An OPG is a panoramic or wide view x-ray of the lower face, which displays all the teeth of the upper and lower jaw on a single film. It demonstrates the number, position and growth of all the teeth including those that have not yet surfaced or erupted. It is different from the small close up x-rays dentists take of individual teeth. An OPG may also reveal problems with the jawbone and the joint which connects the jawbone to the head, called the Temporomandibular joint or TMJ. An OPG may be requested for the planning of orthodontic treatment, for assessment of wisdom teeth or for a general overview of the teeth and the bone which supports the teeth.
You may be asked to remove jewellery, eyeglasses, and any metal objects that may obscure the images. You will be asked to stand with your face resting on a small shelf and to bite gently on a sterile mouth piece to steady your head. It is important to stay very still while the x-ray is taken. You will not feel any discomfort during the procedure.
A Lat Ceph is a lateral or side view x-ray of the face, which demonstrates the bones and facial contours in profile on a single film. Lat Ceph x-rays are usually used in the diagnosis and treatment of orthodontic problems.
You may be asked to remove jewellery, eyeglasses, and any metal objects that may obscure the images. You will be asked to stand with your head against the machine so that it can be adjusted for your comfort. A pair of cone shaped plastic supports are then gently positioned in each ear, rather like a pair of headphones. This aligns both ears to ensure that an exact side view of the face is obtained. You will not feel any discomfort during the procedure.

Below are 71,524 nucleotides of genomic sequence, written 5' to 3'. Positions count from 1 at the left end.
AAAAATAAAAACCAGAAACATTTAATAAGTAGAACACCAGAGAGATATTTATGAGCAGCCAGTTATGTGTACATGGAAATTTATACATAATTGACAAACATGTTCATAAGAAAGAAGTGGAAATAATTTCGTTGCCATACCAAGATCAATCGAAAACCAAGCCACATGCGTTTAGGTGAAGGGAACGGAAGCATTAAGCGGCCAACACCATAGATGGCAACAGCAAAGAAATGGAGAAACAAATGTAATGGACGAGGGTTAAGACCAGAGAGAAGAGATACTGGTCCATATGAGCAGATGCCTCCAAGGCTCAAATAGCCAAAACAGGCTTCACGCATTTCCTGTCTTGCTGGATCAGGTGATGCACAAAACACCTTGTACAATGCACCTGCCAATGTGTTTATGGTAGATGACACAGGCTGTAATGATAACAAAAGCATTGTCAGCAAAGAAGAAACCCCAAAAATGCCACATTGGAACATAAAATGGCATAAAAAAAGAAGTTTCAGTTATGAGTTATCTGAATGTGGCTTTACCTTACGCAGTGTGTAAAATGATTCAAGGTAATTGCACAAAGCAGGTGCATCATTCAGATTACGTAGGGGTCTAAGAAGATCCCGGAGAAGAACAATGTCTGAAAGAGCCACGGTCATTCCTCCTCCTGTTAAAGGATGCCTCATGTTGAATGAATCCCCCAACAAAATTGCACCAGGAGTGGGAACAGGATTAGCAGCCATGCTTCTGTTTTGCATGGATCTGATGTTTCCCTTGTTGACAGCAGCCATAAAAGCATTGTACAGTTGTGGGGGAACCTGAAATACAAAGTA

Bite-wing x-rays show details of the upper and lower teeth in one area of the mouth. Each bite-wing shows a tooth from its crown (the exposed surface) to the level of the supporting bone. Bite-wing x-rays detect decay between teeth and changes in the thickness of bone caused by gum disease. Bite wing x-rays can also help determine the proper fit of a crown (a cap that completely encircles a tooth) or other restorations (eg, bridges). It can also see any wear or breakdown of dental fillings.
Periapical x-rays show the whole tooth — from the crown, to beyond the root where the tooth attaches into the jaw. Each periapical x-ray shows all teeth in one portion of either the upper or lower jaw. Periapical x-rays detect any unusual changes in the root and surrounding bone structures.